C1 - Prove that... Watch

lapsaJ
Badges: 2
Rep:
?
#1
Report Thread starter 13 years ago
#1
7b) Given that x and y are integers, prove that

1/(x - "y) + 1/(x + "y)

can be written in the form p/q where p and q are both intergers.

(" is the square root of)

Hope someone can help!!
0
reply
Libertine
Badges: 1
Rep:
?
#2
Report 13 years ago
#2
(Original post by lapsaj)
7b) Given that x and y are integers, prove that

1/(x - "y) + 1/(x + "y)

can be written in the form p/q where p and q are both intergers.
1/(x-√y) + 1/(x+√y) Put over common denominator of (x-√y)(x+√y)
= (x+√y)/[(x-√y)(x+√y)] + (x-√y)/[(x-√y)(x+√y)]
But (x-√y)(x+√y) = x²-y

So insert that in to get:
(x+√y+x-√y)/(x²-y)
= 2x/(x²-y)

Since x and y are integers, it can be written as p/q
0
reply
Chewwy
Badges: 15
Rep:
?
#3
Report 13 years ago
#3
1/(x - √y) + 1/(x + √y) = (x+√y + x - √y)/(x+√y)(x-√y) = 2x/(x^2 - y)

both numerator and rational, given x,y integers. so it's rational.
0
reply
//Mike
Badges: 0
Rep:
?
#4
Report 13 years ago
#4
If you simplify the expression:

[1 / (x - √y)] + [1 / (x + √y)]
= [(x + √y) + (x - √y)] / (x + √y)(x - √y)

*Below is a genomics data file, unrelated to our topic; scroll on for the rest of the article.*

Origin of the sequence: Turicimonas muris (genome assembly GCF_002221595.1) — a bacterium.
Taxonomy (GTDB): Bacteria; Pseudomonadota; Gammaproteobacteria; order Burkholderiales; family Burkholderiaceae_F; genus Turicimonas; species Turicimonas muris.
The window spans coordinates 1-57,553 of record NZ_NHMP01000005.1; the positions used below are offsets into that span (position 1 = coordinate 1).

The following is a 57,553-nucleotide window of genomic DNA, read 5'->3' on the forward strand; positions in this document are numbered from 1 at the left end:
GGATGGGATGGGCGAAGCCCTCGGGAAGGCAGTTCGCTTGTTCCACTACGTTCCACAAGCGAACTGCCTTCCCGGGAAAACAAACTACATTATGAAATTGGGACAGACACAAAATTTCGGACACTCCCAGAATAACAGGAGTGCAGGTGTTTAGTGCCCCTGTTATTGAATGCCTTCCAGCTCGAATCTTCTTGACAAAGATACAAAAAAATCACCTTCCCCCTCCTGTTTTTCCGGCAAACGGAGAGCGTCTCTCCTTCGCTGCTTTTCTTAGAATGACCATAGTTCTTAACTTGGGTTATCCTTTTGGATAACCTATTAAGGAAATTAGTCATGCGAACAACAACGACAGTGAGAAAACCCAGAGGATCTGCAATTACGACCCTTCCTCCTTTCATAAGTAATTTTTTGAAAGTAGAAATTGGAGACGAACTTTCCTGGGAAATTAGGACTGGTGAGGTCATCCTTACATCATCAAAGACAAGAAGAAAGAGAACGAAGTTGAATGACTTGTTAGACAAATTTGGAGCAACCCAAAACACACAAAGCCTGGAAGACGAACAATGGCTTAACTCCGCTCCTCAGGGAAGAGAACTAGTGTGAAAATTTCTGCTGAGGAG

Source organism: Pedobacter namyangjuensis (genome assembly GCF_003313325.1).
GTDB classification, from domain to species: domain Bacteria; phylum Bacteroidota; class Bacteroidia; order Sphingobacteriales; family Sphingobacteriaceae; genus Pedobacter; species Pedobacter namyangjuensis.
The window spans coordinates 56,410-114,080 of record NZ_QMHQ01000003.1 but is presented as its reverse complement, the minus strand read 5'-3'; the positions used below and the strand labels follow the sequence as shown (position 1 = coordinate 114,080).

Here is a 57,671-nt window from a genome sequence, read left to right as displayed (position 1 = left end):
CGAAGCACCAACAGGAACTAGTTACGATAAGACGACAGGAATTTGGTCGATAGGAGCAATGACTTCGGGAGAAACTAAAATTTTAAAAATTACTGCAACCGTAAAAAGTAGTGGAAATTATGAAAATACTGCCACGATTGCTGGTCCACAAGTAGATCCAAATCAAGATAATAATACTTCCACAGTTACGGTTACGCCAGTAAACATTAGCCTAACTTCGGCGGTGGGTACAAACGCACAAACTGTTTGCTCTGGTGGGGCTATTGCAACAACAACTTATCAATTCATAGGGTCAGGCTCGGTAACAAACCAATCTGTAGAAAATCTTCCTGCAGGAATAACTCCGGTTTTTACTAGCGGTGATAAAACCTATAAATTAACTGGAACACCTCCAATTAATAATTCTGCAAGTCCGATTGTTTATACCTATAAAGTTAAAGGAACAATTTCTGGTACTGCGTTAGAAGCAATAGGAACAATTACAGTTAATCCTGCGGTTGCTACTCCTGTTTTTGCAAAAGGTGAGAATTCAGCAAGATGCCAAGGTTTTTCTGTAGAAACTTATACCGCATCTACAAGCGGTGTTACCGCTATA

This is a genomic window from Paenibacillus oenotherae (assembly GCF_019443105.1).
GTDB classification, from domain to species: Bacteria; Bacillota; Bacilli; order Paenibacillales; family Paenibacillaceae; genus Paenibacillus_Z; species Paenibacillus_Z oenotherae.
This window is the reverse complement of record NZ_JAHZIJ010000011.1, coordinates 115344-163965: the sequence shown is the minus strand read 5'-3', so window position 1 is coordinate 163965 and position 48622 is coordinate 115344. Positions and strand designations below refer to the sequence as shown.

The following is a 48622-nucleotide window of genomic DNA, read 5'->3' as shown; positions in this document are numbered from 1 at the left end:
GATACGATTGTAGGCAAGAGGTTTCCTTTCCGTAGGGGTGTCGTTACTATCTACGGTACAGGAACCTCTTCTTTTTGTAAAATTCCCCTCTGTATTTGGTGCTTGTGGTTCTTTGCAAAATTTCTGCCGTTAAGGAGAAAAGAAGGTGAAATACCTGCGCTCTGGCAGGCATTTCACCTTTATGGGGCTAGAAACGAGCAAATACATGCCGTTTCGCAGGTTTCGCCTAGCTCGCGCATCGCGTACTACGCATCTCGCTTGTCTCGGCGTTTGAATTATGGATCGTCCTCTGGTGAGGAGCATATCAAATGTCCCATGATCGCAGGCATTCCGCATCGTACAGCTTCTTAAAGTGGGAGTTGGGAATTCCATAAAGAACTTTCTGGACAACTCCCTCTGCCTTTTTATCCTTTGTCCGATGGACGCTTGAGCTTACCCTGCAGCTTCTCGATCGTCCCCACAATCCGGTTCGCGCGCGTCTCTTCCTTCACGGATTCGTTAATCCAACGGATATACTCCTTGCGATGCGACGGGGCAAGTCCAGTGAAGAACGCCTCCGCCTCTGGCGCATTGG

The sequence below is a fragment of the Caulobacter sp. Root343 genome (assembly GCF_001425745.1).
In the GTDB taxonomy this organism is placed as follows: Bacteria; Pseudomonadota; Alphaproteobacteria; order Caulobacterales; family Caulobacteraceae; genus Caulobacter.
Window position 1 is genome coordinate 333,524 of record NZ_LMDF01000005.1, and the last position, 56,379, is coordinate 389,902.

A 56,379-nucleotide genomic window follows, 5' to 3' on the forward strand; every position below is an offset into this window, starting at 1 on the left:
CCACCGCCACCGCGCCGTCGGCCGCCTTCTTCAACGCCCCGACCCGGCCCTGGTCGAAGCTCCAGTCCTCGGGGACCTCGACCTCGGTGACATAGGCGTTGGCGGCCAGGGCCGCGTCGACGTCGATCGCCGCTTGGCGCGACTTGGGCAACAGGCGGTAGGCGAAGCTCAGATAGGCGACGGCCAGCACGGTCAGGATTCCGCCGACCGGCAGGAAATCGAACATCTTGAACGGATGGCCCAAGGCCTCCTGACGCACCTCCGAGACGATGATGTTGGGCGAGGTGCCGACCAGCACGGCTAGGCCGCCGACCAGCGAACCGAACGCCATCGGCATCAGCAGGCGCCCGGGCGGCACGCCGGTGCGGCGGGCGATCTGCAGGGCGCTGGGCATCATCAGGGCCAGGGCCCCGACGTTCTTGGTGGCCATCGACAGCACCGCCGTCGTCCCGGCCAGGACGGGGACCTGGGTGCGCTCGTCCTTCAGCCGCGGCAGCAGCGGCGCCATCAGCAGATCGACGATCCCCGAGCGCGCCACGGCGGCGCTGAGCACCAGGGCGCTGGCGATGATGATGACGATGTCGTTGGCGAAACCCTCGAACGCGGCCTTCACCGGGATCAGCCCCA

= 2x / (x² - y)

Since x and y are both integers, 2x will be an integer value, and x² - y will also be an integer value.
0
reply
lapsaJ
Badges: 2
Rep:
?
#5
Report Thread starter 13 years ago
#5
Thanks a lot guys, amazed at the really quick response!!
0
reply
X

Quick Reply

Attached files
Write a reply...
Reply
new posts
Latest
My Feed

See more of what you like on
The Student Room

You can personalise what you see on TSR. Tell us a little about yourself to get started.

Personalise

University open days

  • University of East Anglia
    All Departments Open 13:00-17:00. Find out more about our diverse range of subject areas and career progression in the Arts & Humanities, Social Sciences, Medicine & Health Sciences, and the Sciences. Postgraduate
    Wed, 30 Jan '19
  • Aston University
    Postgraduate Open Day Postgraduate
    Wed, 30 Jan '19
  • Solent University
    Careers in maritime Undergraduate
    Sat, 2 Feb '19

Brexit: Given the chance now, would you vote leave or remain?

Remain (1130)
79.02%
Leave (300)
20.98%

Watched Threads

View All